# Recent content by Bestphysics112

1. ### Find potential within a pipe using Laplace's equation

If I follow the steps illustrated in post 3 but instead solve for d, I obtain -Csin(ak)=Csin(ak), so two possibility is C=0 or sin(ak)=0, so k=n*pi/a for this instance
2. ### Find potential within a pipe using Laplace's equation

C need not be zero as well, so there must be another way to determine coefficients
3. ### Find potential within a pipe using Laplace's equation

How does this fact help me in determining which (C or Do) is 0? Sorry for all the questions!
4. ### Find potential within a pipe using Laplace's equation

I think I see what your point is. The other possibility would be that cos(ak) = 0, meaning k = n*pi/(2a)
5. ### Find potential within a pipe using Laplace's equation

Either x = 0 or y = 0 Edit. I think I see what your point is. The other possibility would be that cos(ak) = 0, meaning k = n*pi/(2a)
6. ### Find potential within a pipe using Laplace's equation

Another possibility is D=0? I'm unsure of what else it could be
7. ### Find potential within a pipe using Laplace's equation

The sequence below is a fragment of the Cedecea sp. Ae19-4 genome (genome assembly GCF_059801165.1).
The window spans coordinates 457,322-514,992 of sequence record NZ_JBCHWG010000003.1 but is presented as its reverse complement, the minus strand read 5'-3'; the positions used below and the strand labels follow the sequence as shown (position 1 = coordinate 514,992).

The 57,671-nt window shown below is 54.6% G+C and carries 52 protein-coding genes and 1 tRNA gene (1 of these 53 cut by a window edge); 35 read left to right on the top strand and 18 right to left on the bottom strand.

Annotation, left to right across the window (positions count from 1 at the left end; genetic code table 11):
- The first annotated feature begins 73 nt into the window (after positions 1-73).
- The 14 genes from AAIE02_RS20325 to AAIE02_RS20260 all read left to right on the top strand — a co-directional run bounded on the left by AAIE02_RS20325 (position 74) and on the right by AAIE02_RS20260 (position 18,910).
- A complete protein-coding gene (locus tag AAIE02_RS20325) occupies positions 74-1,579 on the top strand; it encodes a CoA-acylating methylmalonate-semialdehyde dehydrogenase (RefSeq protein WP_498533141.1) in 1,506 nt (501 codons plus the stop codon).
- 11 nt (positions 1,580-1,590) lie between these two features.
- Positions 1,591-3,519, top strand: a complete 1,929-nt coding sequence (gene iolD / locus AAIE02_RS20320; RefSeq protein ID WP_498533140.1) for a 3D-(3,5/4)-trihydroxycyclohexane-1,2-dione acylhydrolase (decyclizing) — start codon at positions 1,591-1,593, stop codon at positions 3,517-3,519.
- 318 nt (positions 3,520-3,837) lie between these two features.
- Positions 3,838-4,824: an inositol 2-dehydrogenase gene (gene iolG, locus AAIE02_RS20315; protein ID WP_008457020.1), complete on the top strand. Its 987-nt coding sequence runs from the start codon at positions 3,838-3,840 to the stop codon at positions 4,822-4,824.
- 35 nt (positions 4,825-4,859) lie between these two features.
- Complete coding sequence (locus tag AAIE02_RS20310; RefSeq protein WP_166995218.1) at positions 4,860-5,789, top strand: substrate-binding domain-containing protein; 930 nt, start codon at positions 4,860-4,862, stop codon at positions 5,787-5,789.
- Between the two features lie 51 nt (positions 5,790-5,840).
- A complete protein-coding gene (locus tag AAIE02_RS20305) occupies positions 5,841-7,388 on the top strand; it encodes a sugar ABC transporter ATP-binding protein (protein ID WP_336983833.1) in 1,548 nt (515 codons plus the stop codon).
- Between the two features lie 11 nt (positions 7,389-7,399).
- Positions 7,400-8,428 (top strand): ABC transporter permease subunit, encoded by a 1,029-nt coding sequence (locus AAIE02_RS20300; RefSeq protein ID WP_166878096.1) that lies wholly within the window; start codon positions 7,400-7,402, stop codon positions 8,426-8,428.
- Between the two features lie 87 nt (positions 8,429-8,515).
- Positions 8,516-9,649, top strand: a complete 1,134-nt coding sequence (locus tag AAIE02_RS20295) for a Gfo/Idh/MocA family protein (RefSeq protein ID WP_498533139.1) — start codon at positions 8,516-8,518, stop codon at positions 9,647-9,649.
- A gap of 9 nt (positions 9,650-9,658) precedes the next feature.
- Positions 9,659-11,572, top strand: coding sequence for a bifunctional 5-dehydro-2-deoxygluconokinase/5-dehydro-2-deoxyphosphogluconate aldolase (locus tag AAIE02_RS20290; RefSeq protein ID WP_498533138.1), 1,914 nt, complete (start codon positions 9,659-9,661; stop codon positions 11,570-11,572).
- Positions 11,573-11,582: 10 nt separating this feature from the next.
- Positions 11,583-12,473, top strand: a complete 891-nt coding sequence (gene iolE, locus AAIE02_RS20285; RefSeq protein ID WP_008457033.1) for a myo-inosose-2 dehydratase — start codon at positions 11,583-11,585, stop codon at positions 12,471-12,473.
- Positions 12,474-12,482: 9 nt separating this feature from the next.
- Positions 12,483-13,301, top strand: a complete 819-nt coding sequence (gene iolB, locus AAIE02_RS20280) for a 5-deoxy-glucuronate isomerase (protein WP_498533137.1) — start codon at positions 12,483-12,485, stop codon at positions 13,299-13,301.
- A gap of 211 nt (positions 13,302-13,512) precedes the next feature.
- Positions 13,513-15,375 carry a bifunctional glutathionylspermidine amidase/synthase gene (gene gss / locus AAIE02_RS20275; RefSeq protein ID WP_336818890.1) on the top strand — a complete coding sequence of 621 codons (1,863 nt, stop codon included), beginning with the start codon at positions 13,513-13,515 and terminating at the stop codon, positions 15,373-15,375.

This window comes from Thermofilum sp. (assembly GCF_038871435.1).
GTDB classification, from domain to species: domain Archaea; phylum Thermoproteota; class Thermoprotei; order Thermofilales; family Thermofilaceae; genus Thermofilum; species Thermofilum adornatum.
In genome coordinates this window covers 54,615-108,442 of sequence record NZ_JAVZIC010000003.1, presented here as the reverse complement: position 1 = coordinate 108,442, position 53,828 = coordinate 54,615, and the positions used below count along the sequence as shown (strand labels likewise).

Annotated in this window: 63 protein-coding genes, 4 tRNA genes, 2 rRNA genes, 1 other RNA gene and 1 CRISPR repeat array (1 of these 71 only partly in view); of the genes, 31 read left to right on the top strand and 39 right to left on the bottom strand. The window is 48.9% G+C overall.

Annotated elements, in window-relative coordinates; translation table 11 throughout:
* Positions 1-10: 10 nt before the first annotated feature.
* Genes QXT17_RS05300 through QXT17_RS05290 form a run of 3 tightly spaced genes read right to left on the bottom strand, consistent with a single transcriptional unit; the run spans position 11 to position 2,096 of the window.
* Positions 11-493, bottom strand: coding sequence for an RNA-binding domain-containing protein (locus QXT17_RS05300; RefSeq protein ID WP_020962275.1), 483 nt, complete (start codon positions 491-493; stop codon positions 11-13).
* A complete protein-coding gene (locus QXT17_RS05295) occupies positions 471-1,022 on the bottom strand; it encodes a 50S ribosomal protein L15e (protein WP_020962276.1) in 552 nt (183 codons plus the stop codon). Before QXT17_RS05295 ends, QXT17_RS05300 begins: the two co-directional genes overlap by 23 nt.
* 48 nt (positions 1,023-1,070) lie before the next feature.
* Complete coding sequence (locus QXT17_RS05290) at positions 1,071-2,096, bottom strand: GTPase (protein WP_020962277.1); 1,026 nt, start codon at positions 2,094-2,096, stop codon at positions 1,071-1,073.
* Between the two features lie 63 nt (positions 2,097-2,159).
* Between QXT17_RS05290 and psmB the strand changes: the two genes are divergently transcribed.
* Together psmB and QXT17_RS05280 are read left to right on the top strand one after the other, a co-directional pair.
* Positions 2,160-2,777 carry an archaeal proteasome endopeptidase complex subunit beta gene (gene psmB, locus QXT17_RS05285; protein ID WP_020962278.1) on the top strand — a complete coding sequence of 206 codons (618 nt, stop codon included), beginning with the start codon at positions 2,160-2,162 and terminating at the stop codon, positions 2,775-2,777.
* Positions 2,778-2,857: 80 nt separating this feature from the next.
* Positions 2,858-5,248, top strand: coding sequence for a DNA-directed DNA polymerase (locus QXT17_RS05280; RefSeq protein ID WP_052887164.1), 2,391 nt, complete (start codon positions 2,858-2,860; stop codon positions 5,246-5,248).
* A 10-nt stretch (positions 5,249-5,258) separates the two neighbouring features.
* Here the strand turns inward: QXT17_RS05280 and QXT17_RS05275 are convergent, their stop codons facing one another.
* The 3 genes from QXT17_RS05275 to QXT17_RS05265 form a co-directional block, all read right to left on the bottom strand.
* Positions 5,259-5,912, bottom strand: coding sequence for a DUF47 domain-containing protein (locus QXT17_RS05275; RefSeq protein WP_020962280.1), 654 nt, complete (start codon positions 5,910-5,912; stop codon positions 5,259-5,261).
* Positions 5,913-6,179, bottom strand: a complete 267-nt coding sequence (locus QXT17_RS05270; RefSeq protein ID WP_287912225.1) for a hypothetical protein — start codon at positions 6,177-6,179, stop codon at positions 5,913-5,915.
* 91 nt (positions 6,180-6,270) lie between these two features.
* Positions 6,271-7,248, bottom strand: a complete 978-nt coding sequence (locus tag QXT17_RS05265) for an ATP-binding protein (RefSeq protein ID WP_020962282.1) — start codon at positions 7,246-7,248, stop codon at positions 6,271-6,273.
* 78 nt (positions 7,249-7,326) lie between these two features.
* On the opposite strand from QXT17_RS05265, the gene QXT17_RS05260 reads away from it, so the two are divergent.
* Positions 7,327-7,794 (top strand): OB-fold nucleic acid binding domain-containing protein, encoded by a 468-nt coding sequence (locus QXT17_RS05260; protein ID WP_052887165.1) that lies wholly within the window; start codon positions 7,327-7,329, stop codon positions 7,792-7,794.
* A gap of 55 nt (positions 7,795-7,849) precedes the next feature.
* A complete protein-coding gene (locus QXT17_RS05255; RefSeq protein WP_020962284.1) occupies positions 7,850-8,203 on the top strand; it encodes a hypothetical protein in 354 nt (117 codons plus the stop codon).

If I do the same but instead solve for C, I can find that C= -C.
8. ### Find potential within a pipe using Laplace's equation

My reason is as follows - If I plug y = a into (Csin(ky)+Dcos(ky)), I can solve for C. Then if I plug in y = -a and my value for C, I can get -Dcos(ak) = Dcos(ak) (because sin is odd function and cos is even function) I'm not sure if my reasoning is correct so feedback is appreciated. I'm not...
9. ### Find potential within a pipe using Laplace's equation

Homework Statement Hello, I'm trying to solve laplaces equation to find a solution for the potential in a pipe with the given boundary conditions: at x=b, V=V_0 at x= -b, V = -V_0 at y=a, V=0 at y=-a, V=0 (Assume this configuration is centered on the origin, pipe as dimensions -b<=x<=b...
10. ### Average energy of a damped driven oscillator

After re reading my textbook I was able to get the correct answer
11. ### Change of variables formula

I got the answer! Thank you!. However, If i wanted to solve it with the integral in dxdy, would i need to use two integrals?
12. ### Change of variables formula

. I Evaluated this and x = 2y-6 and x = 2y - 12 ?
13. ### Change of variables formula

No problem man! I initially tried setting the points I found as the limits of integration but then realized that I couldn't do that. After I plotted the points I found I saw that they formed a rhombus. So I found an equation for x in terms of y and set it up as follows...
14. ### Change of variables formula

Why would I use the change of variables theorem to compute an integral in the xy plane? Sorry if this sounded too demanding but I've been staring at this problem for quite some time now.
15. ### Change of variables formula

Homework Statement Homework Equations N/A The Attempt at a Solution I solved part a. I got an answer of 140. For part b, however, I am stuck. I came up with a set of points for D in the xy plane [(0,3)(0,6)(4,5)(4,8)] giving me a rhombus. How do i integrate this? I tried to split up the...